South Devon cattle breeders are grossing nearly £900 extra for performance-recorded bulls, as well as adding valuable weight to finished animals.
The breed, which has been weight recording with Breedplan since 2005, and with Signet before that, has seen considerable improvements in performance as a result.
Caroline Poultney, secretary of the South Devon Herd Book Society explains: “Since 1983, South Devon carcass weights have increased by 10kg on average, with weights at 200, 400 and 600 days up by more than 11kg.”
“Some breeders have seen a far greater improvement, and at today’s prices that makes a significant financial difference. At the same time, calving ease has been consistently well managed, with no change to gestation length, and only a small increase in birth weight.”
Analysis of society sales shows that performance recorded bulls achieved almost £900 extra on average over the past three years than non-recorded bulls, with twice as many recorded bulls going under the hammer.
|Case study: David and Barbara Bowley|
David and Barbara Bowley have been performance recording since 2007, just a year after they bought their first South Devon cows. With just under 30 cows, 60 followers and two stock bulls at Westfield Farm, Earl Shilton, Leicestershire, they have already made great strides in boosting performance.
When choosing a bull Mr Bowley examines the family pedigree, and matches up the EBVs and traits to best suit his cows. “I would never use a bull with negative scores, but I wouldn’t buy a bull just on figures – I like to look at it and its progeny as well, to make sure its proven.”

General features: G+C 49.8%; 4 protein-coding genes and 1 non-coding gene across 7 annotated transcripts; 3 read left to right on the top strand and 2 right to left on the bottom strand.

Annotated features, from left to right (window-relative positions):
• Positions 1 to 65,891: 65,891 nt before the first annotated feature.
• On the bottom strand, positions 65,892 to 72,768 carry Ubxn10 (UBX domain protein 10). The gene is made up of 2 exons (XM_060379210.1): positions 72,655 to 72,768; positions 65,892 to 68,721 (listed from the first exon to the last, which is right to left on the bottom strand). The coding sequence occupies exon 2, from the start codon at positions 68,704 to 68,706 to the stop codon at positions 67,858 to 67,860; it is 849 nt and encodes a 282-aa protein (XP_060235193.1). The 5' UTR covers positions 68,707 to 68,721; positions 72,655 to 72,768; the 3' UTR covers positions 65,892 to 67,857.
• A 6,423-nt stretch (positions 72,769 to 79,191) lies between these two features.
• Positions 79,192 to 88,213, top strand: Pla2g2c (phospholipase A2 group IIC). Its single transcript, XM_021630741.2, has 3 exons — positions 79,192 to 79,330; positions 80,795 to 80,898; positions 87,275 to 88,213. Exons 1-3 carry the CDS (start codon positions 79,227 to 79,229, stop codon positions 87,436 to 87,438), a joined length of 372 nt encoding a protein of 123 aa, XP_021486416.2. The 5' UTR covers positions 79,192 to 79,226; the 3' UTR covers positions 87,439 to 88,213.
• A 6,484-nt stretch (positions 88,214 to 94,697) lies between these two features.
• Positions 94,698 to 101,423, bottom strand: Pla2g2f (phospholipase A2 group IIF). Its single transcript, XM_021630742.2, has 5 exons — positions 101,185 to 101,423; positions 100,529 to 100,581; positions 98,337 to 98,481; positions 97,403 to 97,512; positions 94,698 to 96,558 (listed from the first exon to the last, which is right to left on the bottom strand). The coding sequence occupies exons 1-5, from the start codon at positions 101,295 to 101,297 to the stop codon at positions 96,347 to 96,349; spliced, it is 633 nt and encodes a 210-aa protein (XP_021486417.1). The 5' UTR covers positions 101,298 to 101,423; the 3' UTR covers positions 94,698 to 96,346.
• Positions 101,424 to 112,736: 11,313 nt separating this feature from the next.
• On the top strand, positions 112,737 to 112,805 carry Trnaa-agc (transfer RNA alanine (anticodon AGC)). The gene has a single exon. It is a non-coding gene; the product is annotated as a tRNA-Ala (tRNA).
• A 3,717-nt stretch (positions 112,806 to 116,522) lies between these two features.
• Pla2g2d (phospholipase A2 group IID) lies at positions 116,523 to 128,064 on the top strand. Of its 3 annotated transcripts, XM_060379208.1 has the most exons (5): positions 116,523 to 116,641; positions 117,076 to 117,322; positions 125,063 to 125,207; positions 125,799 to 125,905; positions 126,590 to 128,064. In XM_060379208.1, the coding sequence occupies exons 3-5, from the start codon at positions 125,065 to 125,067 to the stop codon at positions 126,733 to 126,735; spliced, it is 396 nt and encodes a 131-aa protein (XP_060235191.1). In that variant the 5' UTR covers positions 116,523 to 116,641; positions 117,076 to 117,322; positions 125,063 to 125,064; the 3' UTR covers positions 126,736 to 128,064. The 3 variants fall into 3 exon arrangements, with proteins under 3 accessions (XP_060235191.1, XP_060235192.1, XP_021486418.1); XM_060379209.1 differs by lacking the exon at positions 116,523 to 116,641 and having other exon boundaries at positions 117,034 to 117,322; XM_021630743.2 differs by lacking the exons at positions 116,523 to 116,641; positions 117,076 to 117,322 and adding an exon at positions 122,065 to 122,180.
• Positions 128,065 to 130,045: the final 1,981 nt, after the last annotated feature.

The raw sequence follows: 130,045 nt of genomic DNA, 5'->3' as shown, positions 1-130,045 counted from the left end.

He is using semen from Juniper Winston, chosen for his showing successes and length. “I’ve got some quite fleshy cows and I want to add some length to their offspring,” he says. “We’ve got our first bull calf from him now and it looks superb.”
His two stock bulls – Ridgemere Nelson, by Trevowah Joe Louis 11, and Ridgemere Mallory, by Edmeston Homer 1, are used as sweepers, with an Angus used on heifers for easy calving.
“I don’t want the heifers to get smaller, so I don’t go for exceptionally easy calving bulls for my cows, which seems to be working well.”
Mr Bowley usually sells his bulls at two years old, and is keeping most of his heifers to build the herd up to 40 head. Any that aren’t suitable for breeding are finished at 14-15 months old.
“We’re definitely getting better returns as a result of performance recording – our bull prices have doubled and growth rates are far better, too.”
Between 2007 and 2010, his heifers’ 400-day weights increased from 443kg to 479kg, with 600-day weights up from 526kg to 604kg. The herd’s Quality Beef Index has jumped from 18 to 30, with the Suckler Replacement Index up from 40 in 2009 to 43 in 2010.
As a result, the Bowleys won the EBLEX Improved Herd Award in both 2009 and 2010, and came second this year. They also sold the highest priced bull – Ridgemere Tyrone – at the South Devon Midland Club sale in May, at 6200gns.
“He is just the kind of bull I’m trying to breed,” says Mr Bowley. “By winning the EBLEX award our name is getting around now, and our bulls are selling well. When you’re choosing a bull you’re choosing your future, and EBVs are a great tool to help get it right. People know what they’re getting and I have the figures to back it up. We’ve got some cracking heifers coming on now, and I’m very pleased with the way the herd is going.”